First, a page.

Undemocratic party

2008-07-21 00:00

At the heart of the spectacular failure of most African attempts at democracy building is that ruling political parties and leaders have failed to internalise the values of democracy in their everyday life.

In fact, at country and continental levels, African political leaders, movements and elites — although many professed support for democracy — have largely been unable to internalise a set of values, norms, beliefs, attitudes, patterns of behaviour and way of doing things, which are democratic.

African National Congress general secretary Gwede Mantashe’s unprecedented attack on the judiciary and the ANC’s National Executive Committee’s (NEC) endorsement of it, is a case in point. Of course, everybody has the right to criticise decisions of the judiciary or any other democratic institution, but that is not the point here. What is is that Mantashe could label the Constitutional Court, “counter-revolutionary”, meaning it is an enemy to be destroyed, at a closed meeting of the ANC Youth League. Mantashe’s criticism is not ordinary. His voice has the weight of the ANC. Not only that, the NEC is the party’s highest decision-making body between national conferences. Its views represent the official view of the ANC. This is very dangerous in our democracy. In fact, the very heart of our constitutional system and its values are at risk here. The charitable view is to attribute both Mantashe’s and the NEC’s extraordinary undermining of the Constitution to the fact that they may not understand the workings of our constitutional system. That itself is damning.

ANC Youth League president Julius Malema also called critics of Jacob Zuma’s opportunistic and power-hungry shenanigans to become president, even if it leaves democratic institutions permanently damaged, counter-revolutionary. This is in the same undemocratic genre. Equally worrying is Malema’s statement that he is prepared to kill to get Zuma appointed South Africa’s president. Astonishingly, Cosatu general secretary Zwelinzima Vavi has endorsed this. It is clear that the culture of demonising and intimidating critics and of rubbishing independent public institutions, such as the Human Rights Commission, which is exercising its democratic mandate to be a watchdog against the abuse of power, is now being repeated by the new faction in control of the ANC. Ironically, these are the very people who ousted Mbeki and his inner circle from the leadership of the ANC because of their undemocratic behaviour, unaccountability and indifference.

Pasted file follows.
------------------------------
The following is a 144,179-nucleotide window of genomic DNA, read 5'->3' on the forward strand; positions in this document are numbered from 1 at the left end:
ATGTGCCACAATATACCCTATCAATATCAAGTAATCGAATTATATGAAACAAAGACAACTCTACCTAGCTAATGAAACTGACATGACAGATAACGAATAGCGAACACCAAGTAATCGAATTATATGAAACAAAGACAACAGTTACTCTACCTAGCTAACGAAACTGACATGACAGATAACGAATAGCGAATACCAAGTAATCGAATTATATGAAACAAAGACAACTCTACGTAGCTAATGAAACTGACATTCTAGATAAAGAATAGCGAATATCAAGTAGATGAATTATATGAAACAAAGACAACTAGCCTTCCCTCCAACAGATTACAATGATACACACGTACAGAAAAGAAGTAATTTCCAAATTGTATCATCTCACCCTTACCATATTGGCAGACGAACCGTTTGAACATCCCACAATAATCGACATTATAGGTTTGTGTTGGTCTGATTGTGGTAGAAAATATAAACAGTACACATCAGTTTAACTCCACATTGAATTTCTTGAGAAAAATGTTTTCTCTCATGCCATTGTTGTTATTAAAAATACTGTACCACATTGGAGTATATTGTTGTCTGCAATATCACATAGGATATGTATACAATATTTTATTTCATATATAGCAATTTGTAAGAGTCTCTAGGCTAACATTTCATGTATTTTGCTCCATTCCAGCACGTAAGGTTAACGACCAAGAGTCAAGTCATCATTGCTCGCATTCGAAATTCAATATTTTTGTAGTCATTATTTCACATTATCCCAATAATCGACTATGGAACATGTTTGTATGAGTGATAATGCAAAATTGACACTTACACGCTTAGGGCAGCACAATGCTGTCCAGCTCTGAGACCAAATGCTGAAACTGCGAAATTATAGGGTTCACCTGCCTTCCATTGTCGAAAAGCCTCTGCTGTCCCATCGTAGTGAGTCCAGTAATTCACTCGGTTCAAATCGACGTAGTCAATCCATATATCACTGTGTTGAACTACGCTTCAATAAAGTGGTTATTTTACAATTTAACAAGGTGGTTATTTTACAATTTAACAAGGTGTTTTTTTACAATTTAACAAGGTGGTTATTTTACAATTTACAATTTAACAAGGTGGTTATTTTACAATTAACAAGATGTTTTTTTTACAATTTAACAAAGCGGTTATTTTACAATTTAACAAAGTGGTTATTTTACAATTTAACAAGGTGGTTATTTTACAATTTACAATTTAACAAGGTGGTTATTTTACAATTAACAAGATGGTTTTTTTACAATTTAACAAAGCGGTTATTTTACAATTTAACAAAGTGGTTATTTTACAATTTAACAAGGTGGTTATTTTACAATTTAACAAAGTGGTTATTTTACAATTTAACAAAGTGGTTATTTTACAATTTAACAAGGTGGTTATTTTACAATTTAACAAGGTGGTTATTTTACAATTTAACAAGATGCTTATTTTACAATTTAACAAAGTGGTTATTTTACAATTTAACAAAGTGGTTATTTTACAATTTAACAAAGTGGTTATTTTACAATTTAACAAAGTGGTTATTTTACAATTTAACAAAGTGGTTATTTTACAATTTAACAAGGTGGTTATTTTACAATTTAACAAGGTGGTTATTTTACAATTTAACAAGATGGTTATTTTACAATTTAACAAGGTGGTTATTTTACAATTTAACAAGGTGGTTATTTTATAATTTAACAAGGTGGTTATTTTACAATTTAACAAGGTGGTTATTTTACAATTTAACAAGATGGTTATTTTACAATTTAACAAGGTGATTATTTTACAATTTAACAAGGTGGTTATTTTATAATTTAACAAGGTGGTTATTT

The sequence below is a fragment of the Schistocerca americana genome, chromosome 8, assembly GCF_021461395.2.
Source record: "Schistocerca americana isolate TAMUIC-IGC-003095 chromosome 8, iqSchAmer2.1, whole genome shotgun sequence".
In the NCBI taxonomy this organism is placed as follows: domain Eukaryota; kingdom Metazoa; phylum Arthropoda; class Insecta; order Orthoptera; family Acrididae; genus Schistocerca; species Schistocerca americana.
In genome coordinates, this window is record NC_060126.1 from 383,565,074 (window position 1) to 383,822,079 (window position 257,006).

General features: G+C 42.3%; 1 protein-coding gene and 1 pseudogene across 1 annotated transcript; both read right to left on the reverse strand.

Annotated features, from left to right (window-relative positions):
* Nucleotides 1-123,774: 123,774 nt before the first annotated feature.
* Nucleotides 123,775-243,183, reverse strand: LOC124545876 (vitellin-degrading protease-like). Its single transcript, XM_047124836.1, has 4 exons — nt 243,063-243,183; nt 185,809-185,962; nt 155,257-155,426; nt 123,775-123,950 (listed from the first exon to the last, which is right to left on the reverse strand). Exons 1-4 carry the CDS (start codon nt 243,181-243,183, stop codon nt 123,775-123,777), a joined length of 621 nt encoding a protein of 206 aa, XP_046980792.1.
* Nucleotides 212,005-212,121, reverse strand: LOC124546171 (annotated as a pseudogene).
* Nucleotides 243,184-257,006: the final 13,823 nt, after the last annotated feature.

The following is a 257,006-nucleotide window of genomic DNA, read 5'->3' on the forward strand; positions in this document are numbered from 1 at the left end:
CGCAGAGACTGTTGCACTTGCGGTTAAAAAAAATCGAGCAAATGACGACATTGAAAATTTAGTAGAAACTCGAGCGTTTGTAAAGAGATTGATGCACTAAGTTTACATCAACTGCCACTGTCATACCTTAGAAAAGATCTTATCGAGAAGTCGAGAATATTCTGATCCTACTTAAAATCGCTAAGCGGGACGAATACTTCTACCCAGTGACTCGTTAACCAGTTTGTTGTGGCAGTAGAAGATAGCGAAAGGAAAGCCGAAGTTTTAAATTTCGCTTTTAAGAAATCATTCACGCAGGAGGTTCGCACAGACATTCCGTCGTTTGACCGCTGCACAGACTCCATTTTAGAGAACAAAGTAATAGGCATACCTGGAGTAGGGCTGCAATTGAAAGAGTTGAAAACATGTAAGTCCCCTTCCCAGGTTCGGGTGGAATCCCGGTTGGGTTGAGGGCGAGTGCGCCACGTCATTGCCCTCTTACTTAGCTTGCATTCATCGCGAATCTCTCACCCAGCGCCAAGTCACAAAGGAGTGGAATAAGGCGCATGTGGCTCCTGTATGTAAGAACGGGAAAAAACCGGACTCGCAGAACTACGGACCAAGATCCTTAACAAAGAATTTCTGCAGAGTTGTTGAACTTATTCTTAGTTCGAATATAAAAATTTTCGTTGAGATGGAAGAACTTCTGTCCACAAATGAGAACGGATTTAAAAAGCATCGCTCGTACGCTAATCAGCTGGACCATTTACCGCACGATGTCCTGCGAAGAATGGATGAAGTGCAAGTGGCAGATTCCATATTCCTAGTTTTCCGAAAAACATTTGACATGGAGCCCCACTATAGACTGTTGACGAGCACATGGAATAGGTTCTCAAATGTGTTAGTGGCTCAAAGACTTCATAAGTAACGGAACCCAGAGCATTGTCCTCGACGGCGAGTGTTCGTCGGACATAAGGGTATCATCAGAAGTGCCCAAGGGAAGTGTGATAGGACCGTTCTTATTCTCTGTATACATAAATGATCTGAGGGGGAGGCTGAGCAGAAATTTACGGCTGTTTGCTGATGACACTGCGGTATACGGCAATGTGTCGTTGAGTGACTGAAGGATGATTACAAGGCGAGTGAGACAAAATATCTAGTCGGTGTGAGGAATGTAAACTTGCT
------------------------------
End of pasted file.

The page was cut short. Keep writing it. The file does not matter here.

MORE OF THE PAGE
The tone of the public debate in South Africa is not in the democratic spirit. Viewing critics, opponents and competitors as enemies to be liquidated, goes against the values of the Constitution. It impoverishes the quality of debate, discussions and public policy by intimidating people who could have contributed positively into withdrawing from public life. This will mean that only the most extreme views will dominate public debate. Policies adopted will not only be inappropriate because they lack critical scrutiny from the widest spectrum of expertise in the country, they will also turn out to be expensive. A policy that was not scrutinised before it was adopted, is the building of match-box low-cost houses far from public transport and workplaces. In the end, the occupants of these houses often sold them and moved closer to their workplaces, even if it meant living in informal settlements again. In the end, the poor suffer the most from the undemocratic behaviour of their leaders, who are supposedly representing their interests.

It is good that the ANC leadership has committed itself to rooting out incompetent leaders, starting with the dismissal of Western and Eastern Cape premiers, Ebrahim Rasool and Nosimo Balindlela. However, unless the ANC leadership also sacks incompetent pro-Zuma leaders, the firing of Rasool and Balindlela cannot be seen as anything but a purge of pro-Mbeki supporters. If this is the case, the practice under the Mbeki presidency of rewarding incompetent or corrupt loyalists and firing hardworking and committed people, for even mildly criticising government policies, will appear to be business as usual under the pro-Zuma ANC leadership.

If political leaders don’t internalise democratic values and only use them when it suits them, the chance of our democracy turning into the lasting sort, is virtually zero. It is especially important for new and diverse countries such as South Africa to have leaders who show an unwavering commitment to the values of the Constitution and the democratic system, especially during times of stress. They should do so, even if it comes at a personal political cost — that is democratic leadership, which is something South Africa appears to be tragically short of at this very uncertain moment in its democratic history.

• William M. Gumede is the author of Thabo Mbeki and the Battle for the Soul of the ANC.

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